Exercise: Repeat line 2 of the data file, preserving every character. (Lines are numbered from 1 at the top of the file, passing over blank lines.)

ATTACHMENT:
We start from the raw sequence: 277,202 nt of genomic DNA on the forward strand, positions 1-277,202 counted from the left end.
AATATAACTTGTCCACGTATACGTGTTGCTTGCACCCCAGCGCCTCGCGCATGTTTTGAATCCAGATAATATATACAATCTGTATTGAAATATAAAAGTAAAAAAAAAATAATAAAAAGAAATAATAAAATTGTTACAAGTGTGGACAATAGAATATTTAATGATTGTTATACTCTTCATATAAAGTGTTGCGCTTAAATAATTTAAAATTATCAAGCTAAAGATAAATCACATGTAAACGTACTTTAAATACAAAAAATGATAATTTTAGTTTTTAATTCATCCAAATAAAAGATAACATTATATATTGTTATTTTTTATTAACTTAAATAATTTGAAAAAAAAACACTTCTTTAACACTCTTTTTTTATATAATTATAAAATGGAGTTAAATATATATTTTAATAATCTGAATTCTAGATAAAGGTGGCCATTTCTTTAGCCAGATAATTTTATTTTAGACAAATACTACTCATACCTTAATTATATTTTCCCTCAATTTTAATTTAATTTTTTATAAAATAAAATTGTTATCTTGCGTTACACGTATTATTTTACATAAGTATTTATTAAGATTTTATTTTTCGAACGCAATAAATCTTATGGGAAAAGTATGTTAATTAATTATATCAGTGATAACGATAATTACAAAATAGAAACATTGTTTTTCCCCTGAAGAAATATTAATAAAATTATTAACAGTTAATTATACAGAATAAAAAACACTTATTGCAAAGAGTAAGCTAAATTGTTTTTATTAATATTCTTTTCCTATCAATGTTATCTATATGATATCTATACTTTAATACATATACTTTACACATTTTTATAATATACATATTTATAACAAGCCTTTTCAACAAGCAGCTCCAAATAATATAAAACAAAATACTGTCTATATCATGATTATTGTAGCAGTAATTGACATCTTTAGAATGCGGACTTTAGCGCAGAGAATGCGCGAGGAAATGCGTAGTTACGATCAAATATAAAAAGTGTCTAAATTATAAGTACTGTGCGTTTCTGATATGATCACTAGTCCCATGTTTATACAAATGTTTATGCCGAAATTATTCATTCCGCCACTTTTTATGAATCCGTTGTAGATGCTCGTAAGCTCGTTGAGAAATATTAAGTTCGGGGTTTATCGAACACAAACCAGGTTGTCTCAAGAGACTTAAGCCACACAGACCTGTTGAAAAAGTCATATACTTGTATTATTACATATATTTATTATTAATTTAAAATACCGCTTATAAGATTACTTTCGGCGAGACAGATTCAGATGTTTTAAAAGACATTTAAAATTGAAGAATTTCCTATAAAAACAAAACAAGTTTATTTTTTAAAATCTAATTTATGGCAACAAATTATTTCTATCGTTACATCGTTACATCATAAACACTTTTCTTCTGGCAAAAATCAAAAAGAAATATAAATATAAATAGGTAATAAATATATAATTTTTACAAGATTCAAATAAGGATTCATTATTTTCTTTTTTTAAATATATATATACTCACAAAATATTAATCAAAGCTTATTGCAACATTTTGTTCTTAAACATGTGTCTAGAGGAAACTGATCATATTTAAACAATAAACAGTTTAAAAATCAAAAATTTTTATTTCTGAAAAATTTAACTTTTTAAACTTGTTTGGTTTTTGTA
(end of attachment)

AATATAACTTGTCCACGTATACGTGTTGCTTGCACCCCAGCGCCTCGCGCATGTTTTGAATCCAGATAATATATACAATCTGTATTGAAATATAAAAGTAAAAAAAAAATAATAAAAAGAAATAATAAAATTGTTACAAGTGTGGACAATAGAATATTTAATGATTGTTATACTCTTCATATAAAGTGTTGCGCTTAAATAATTTAAAATTATCAAGCTAAAGATAAATCACATGTAAACGTACTTTAAATACAAAAAATGATAATTTTAGTTTTTAATTCATCCAAATAAAAGATAACATTATATATTGTTATTTTTTATTAACTTAAATAATTTGAAAAAAAAACACTTCTTTAACACTCTTTTTTTATATAATTATAAAATGGAGTTAAATATATATTTTAATAATCTGAATTCTAGATAAAGGTGGCCATTTCTTTAGCCAGATAATTTTATTTTAGACAAATACTACTCATACCTTAATTATATTTTCCCTCAATTTTAATTTAATTTTTTATAAAATAAAATTGTTATCTTGCGTTACACGTATTATTTTACATAAGTATTTATTAAGATTTTATTTTTCGAACGCAATAAATCTTATGGGAAAAGTATGTTAATTAATTATATCAGTGATAACGATAATTACAAAATAGAAACATTGTTTTTCCCCTGAAGAAATATTAATAAAATTATTAACAGTTAATTATACAGAATAAAAAACACTTATTGCAAAGAGTAAGCTAAATTGTTTTTATTAATATTCTTTTCCTATCAATGTTATCTATATGATATCTATACTTTAATACATATACTTTACACATTTTTATAATATACATATTTATAACAAGCCTTTTCAACAAGCAGCTCCAAATAATATAAAACAAAATACTGTCTATATCATGATTATTGTAGCAGTAATTGACATCTTTAGAATGCGGACTTTAGCGCAGAGAATGCGCGAGGAAATGCGTAGTTACGATCAAATATAAAAAGTGTCTAAATTATAAGTACTGTGCGTTTCTGATATGATCACTAGTCCCATGTTTATACAAATGTTTATGCCGAAATTATTCATTCCGCCACTTTTTATGAATCCGTTGTAGATGCTCGTAAGCTCGTTGAGAAATATTAAGTTCGGGGTTTATCGAACACAAACCAGGTTGTCTCAAGAGACTTAAGCCACACAGACCTGTTGAAAAAGTCATATACTTGTATTATTACATATATTTATTATTAATTTAAAATACCGCTTATAAGATTACTTTCGGCGAGACAGATTCAGATGTTTTAAAAGACATTTAAAATTGAAGAATTTCCTATAAAAACAAAACAAGTTTATTTTTTAAAATCTAATTTATGGCAACAAATTATTTCTATCGTTACATCGTTACATCATAAACACTTTTCTTCTGGCAAAAATCAAAAAGAAATATAAATATAAATAGGTAATAAATATATAATTTTTACAAGATTCAAATAAGGATTCATTATTTTCTTTTTTTAAATATATATATACTCACAAAATATTAATCAAAGCTTATTGCAACATTTTGTTCTTAAACATGTGTCTAGAGGAAACTGATCATATTTAAACAATAAACAGTTTAAAAATCAAAAATTTTTATTTCTGAAAAATTTAACTTTTTAAACTTGTTTGGTTTTTGTA